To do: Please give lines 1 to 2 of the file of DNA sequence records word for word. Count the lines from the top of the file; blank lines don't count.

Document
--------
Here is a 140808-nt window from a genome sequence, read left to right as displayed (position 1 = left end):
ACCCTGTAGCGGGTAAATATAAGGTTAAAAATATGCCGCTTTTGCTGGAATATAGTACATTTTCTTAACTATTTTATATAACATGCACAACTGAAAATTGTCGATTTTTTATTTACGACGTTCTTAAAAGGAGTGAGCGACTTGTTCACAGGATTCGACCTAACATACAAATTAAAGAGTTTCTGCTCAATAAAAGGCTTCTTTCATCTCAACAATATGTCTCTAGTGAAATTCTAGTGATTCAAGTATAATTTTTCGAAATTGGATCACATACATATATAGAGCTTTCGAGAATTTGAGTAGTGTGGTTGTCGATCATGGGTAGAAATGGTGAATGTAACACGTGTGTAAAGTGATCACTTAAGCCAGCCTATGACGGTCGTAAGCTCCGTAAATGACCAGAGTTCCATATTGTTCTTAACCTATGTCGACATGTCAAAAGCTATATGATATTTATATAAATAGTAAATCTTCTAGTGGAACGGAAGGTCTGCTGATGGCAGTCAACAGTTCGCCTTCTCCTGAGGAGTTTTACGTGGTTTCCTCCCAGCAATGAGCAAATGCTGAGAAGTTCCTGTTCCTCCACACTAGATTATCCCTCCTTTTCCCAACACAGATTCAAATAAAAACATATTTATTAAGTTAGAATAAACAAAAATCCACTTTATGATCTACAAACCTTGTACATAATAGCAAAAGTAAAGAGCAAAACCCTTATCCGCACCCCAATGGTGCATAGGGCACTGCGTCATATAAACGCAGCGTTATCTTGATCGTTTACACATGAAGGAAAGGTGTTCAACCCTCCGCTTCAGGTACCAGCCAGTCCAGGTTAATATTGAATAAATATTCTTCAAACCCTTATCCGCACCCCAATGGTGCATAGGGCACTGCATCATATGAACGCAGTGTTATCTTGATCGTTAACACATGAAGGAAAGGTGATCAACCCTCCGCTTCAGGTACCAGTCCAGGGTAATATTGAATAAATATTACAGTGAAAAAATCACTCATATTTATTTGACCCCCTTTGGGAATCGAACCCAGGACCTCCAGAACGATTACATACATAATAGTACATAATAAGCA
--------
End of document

Here is a 140808-nt window from a genome sequence, read left to right as displayed (position 1 = left end):
ACCCTGTAGCGGGTAAATATAAGGTTAAAAATATGCCGCTTTTGCTGGAATATAGTACATTTTCTTAACTATTTTATATAACATGCACAACTGAAAATTGTCGATTTTTTATTTACGACGTTCTTAAAAGGAGTGAGCGACTTGTTCACAGGATTCGACCTAACATACAAATTAAAGAGTTTCTGCTCAATAAAAGGCTTCTTTCATCTCAACAATATGTCTCTAGTGAAATTCTAGTGATTCAAGTATAATTTTTCGAAATTGGATCACATACATATATAGAGCTTTCGAGAATTTGAGTAGTGTGGTTGTCGATCATGGGTAGAAATGGTGAATGTAACACGTGTGTAAAGTGATCACTTAAGCCAGCCTATGACGGTCGTAAGCTCCGTAAATGACCAGAGTTCCATATTGTTCTTAACCTATGTCGACATGTCAAAAGCTATATGATATTTATATAAATAGTAAATCTTCTAGTGGAACGGAAGGTCTGCTGATGGCAGTCAACAGTTCGCCTTCTCCTGAGGAGTTTTACGTGGTTTCCTCCCAGCAATGAGCAAATGCTGAGAAGTTCCTGTTCCTCCACACTAGATTATCCCTCCTTTTCCCAACACAGATTCAAATAAAAACATATTTATTAAGTTAGAATAAACAAAAATCCACTTTATGATCTACAAACCTTGTACATAATAGCAAAAGTAAAGAGCAAAACCCTTATCCGCACCCCAATGGTGCATAGGGCACTGCGTCATATAAACGCAGCGTTATCTTGATCGTTTACACATGAAGGAAAGGTGTTCAACCCTCCGCTTCAGGTACCAGCCAGTCCAGGTTAATATTGAATAAATATTCTTCAAACCCTTATCCGCACCCCAATGGTGCATAGGGCACTGCATCATATGAACGCAGTGTTATCTTGATCGTTAACACATGAAGGAAAGGTGATCAACCCTCCGCTTCAGGTACCAGTCCAGGGTAATATTGAATAAATATTACAGTGAAAAAATCACTCATATTTATTTGACCCCCTTTGGGAATCGAACCCAGGACCTCCAGAACGATTACATACATAATAGTACATAATAAGCA